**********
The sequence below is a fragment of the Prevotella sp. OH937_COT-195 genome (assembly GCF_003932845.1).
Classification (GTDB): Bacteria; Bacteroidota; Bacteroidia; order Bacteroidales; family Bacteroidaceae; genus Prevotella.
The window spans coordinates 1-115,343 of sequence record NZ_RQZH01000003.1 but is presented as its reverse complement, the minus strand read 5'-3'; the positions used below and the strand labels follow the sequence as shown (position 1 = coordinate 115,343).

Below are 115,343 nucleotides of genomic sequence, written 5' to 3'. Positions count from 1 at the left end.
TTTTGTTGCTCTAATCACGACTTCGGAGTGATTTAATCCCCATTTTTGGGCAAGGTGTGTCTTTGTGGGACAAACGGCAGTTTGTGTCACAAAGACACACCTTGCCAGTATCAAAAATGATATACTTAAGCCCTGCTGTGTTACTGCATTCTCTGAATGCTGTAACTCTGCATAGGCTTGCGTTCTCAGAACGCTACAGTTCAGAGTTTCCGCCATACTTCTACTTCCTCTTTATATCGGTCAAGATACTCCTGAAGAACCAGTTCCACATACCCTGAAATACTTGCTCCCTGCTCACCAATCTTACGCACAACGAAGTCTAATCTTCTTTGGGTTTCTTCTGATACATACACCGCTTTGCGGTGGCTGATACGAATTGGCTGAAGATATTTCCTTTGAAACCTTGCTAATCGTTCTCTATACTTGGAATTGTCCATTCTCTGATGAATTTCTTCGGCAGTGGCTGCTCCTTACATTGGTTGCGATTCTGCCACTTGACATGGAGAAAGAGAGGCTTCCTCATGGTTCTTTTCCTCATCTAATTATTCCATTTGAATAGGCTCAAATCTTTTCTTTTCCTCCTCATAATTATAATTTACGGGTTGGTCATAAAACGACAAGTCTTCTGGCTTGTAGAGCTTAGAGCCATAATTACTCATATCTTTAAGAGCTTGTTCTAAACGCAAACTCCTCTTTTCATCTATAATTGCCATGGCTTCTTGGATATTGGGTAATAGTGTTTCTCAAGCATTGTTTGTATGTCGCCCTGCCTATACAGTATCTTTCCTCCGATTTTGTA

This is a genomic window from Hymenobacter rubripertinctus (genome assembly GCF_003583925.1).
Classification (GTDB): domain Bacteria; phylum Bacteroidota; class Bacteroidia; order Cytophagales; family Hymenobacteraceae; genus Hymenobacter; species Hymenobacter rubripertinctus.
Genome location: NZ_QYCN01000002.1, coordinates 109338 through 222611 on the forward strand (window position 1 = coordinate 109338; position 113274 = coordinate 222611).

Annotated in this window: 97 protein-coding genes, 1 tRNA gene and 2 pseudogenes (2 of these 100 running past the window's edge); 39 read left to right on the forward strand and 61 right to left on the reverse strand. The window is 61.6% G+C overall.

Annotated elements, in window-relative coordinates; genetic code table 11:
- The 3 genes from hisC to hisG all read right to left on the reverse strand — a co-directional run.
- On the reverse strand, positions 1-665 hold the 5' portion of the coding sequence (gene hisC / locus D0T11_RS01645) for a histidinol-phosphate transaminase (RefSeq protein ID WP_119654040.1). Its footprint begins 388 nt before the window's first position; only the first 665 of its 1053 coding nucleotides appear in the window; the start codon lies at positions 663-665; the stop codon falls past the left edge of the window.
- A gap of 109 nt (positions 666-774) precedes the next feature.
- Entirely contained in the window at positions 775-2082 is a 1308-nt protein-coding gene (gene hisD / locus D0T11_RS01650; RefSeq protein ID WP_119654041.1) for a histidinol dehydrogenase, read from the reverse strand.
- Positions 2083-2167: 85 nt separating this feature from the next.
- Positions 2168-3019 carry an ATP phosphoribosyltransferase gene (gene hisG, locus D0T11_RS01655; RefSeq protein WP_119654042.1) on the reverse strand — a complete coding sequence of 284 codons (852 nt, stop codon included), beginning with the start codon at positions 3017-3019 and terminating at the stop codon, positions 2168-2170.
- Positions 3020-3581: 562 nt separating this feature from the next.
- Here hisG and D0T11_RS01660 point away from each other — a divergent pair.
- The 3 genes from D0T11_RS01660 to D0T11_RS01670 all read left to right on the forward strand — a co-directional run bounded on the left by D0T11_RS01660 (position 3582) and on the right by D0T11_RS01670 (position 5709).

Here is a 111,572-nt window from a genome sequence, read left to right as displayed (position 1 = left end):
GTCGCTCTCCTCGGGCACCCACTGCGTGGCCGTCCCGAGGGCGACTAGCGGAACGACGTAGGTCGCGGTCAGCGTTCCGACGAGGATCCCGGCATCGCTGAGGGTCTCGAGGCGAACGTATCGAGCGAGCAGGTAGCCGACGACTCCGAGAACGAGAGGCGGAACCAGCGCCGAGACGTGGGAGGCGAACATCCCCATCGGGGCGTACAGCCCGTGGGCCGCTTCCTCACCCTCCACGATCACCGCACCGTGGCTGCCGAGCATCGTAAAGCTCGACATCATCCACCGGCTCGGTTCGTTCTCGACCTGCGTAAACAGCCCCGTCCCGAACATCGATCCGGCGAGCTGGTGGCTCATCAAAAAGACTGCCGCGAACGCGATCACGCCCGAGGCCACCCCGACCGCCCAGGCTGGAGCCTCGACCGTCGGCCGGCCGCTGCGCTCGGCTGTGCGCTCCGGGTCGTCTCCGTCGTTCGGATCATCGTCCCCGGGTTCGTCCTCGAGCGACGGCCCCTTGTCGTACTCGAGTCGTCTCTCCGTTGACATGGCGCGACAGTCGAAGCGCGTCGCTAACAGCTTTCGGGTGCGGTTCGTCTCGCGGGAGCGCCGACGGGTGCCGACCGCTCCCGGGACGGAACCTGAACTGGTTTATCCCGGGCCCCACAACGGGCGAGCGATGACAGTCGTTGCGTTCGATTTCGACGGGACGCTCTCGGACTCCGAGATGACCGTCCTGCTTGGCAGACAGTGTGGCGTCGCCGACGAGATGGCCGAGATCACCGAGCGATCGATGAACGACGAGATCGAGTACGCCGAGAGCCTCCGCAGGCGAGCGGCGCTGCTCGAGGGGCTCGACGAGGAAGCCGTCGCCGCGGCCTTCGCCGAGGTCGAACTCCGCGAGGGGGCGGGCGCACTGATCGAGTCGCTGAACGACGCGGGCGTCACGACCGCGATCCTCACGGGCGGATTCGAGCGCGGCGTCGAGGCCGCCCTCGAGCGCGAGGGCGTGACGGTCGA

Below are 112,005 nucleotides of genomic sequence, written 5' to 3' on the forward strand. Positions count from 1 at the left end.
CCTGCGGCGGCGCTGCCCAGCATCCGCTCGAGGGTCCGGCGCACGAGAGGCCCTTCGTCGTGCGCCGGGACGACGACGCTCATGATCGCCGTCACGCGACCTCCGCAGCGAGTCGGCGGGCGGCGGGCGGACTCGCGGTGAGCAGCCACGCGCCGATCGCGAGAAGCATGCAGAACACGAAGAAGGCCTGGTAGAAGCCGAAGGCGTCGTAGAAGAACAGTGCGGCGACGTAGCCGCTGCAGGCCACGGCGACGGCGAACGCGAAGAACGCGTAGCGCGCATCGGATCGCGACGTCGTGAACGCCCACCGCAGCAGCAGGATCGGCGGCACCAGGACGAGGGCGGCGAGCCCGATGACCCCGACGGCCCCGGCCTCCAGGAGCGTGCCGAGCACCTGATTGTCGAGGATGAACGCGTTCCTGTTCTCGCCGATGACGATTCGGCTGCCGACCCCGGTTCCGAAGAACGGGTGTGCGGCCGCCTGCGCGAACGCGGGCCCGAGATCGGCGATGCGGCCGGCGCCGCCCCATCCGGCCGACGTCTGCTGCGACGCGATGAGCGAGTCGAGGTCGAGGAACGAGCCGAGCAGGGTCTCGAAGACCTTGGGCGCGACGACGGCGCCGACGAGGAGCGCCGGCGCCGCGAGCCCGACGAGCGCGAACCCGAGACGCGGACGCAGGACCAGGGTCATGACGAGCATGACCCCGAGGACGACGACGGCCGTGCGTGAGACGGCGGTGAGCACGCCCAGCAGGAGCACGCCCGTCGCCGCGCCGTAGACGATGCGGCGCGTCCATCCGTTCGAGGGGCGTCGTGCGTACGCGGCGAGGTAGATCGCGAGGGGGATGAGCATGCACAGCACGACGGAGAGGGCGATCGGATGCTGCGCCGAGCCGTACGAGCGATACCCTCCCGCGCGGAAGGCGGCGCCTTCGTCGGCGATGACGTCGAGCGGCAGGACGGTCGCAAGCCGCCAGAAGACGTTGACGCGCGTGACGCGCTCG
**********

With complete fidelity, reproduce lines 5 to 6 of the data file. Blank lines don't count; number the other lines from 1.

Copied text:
TTTTGTTGCTCTAATCACGACTTCGGAGTGATTTAATCCCCATTTTTGGGCAAGGTGTGTCTTTGTGGGACAAACGGCAGTTTGTGTCACAAAGACACACCTTGCCAGTATCAAAAATGATATACTTAAGCCCTGCTGTGTTACTGCATTCTCTGAATGCTGTAACTCTGCATAGGCTTGCGTTCTCAGAACGCTACAGTTCAGAGTTTCCGCCATACTTCTACTTCCTCTTTATATCGGTCAAGATACTCCTGAAGAACCAGTTCCACATACCCTGAAATACTTGCTCCCTGCTCACCAATCTTACGCACAACGAAGTCTAATCTTCTTTGGGTTTCTTCTGATACATACACCGCTTTGCGGTGGCTGATACGAATTGGCTGAAGATATTTCCTTTGAAACCTTGCTAATCGTTCTCTATACTTGGAATTGTCCATTCTCTGATGAATTTCTTCGGCAGTGGCTGCTCCTTACATTGGTTGCGATTCTGCCACTTGACATGGAGAAAGAGAGGCTTCCTCATGGTTCTTTTCCTCATCTAATTATTCCATTTGAATAGGCTCAAATCTTTTCTTTTCCTCCTCATAATTATAATTTACGGGTTGGTCATAAAACGACAAGTCTTCTGGCTTGTAGAGCTTAGAGCCATAATTACTCATATCTTTAAGAGCTTGTTCTAAACGCAAACTCCTCTTTTCATCTATAATTGCCATGGCTTCTTGGATATTGGGTAATAGTGTTTCTCAAGCATTGTTTGTATGTCGCCCTGCCTATACAGTATCTTTCCTCCGATTTTGTA

This is a genomic window from Hymenobacter rubripertinctus (genome assembly GCF_003583925.1).